Postchallenge hyperglycemia and mortality in a national sample of U.S. adults
Saydah, S. H., Miret, M., Sung, J., Varas-Lorenzo, C., Gause, D., & Brancati, F. L. (2001). Postchallenge hyperglycemia and mortality in a national sample of U.S. adults. Diabetes Care, 24(8), 1397-1402.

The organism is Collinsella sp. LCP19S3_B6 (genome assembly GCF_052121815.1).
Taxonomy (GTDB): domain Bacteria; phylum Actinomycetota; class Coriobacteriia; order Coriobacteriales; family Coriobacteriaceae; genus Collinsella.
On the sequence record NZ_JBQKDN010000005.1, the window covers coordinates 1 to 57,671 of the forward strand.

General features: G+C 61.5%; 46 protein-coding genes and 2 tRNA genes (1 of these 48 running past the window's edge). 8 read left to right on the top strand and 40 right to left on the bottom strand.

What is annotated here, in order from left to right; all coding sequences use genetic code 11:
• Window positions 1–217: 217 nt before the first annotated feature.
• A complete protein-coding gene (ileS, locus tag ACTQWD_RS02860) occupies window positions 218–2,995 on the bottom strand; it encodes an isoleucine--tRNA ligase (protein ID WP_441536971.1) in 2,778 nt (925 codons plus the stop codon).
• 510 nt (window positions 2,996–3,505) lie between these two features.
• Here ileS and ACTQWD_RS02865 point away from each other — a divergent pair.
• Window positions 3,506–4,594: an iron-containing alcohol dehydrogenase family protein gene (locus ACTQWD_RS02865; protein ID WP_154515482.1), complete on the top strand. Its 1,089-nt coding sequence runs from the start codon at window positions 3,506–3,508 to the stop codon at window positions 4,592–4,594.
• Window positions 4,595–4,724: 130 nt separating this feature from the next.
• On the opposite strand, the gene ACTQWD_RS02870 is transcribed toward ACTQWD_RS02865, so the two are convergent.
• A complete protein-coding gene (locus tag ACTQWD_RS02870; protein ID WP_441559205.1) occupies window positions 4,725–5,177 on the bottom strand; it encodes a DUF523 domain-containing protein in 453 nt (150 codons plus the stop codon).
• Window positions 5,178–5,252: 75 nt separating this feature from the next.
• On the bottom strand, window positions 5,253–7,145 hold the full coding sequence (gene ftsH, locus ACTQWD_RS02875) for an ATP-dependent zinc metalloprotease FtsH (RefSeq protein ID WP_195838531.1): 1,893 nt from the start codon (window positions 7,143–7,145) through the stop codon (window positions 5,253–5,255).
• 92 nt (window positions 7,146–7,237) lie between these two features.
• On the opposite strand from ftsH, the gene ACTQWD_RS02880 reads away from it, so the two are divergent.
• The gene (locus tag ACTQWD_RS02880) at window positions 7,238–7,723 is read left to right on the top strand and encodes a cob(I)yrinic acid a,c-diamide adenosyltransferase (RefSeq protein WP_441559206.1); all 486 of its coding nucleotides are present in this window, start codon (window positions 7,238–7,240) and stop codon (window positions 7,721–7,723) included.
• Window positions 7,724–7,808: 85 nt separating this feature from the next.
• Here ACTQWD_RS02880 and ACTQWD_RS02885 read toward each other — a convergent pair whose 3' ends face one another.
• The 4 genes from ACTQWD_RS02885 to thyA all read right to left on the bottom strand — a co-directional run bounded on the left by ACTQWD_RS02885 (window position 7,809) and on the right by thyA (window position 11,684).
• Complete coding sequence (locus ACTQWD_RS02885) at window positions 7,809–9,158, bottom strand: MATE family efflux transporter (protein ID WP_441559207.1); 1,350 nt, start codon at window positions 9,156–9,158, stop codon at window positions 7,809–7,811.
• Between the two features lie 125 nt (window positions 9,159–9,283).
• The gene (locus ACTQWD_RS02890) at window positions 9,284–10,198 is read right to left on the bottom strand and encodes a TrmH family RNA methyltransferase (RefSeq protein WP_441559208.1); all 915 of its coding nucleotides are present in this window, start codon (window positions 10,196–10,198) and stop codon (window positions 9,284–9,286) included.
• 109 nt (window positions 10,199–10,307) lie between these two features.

OBJECTIVE—Although postchallenge hyperglycemia is a well-established feature of type 2 diabetes, its association with risk of mortality is uncertain. Therefore, the aim of this study was to assess the independent association of fasting and 2-h glucose levels with all-cause and cardiovascular disease (CVD) mortality. <br><br>RESEARCH DESIGN AND METHODS—We analyzed data from the Second National Health and Nutrition Examination Survey (NHANES II) Mortality Study, a prospective cohort study of U.S. adults examined in the NHANES II, and focused on the 3,092 adults aged 30–74 years who underwent an oral glucose tolerance test at baseline (1976–1980). Deaths were identified from U.S. national mortality files from 1976 to 1992. To account for the complex survey design, we used SUDAAN statistical software for weighted analysis. <br><br>RESULTS—Compared with their normoglycemic counterparts (fasting glucose [FG] <7.0 and 2-h glucose <7.8 mmol/l), adults with fasting and postchallenge hyperglycemia (FG 7.0 and 2-h glucose 11.1 mmol/l) had a twofold higher risk of death after 16 years of follow-up (age- and sex-adjusted relative hazard [RH] 2.1, 95% CI 1.4–3.2). However, adults with isolated postchallenge hyperglycemia (FG <7.0 and 2-h glucose 11.1 mmol/l) were also at higher risk of death (1.6, 1.0–2.6). In proportional hazards analysis, FG (fully adjusted RH 1.10 per 1 SD; 95% CI 1.01, 1.22) and 2-h glucose (1.14, 1.00–1.29) showed nearly identical predictive value for mortality. Similar trends were observed for CVD mortality. <br><br>CONCLUSIONS—These results suggest that postchallenge hyperglycemia is associated with increased risk of all-cause and CVD mortality independently of other CVD risk factors. <br><br>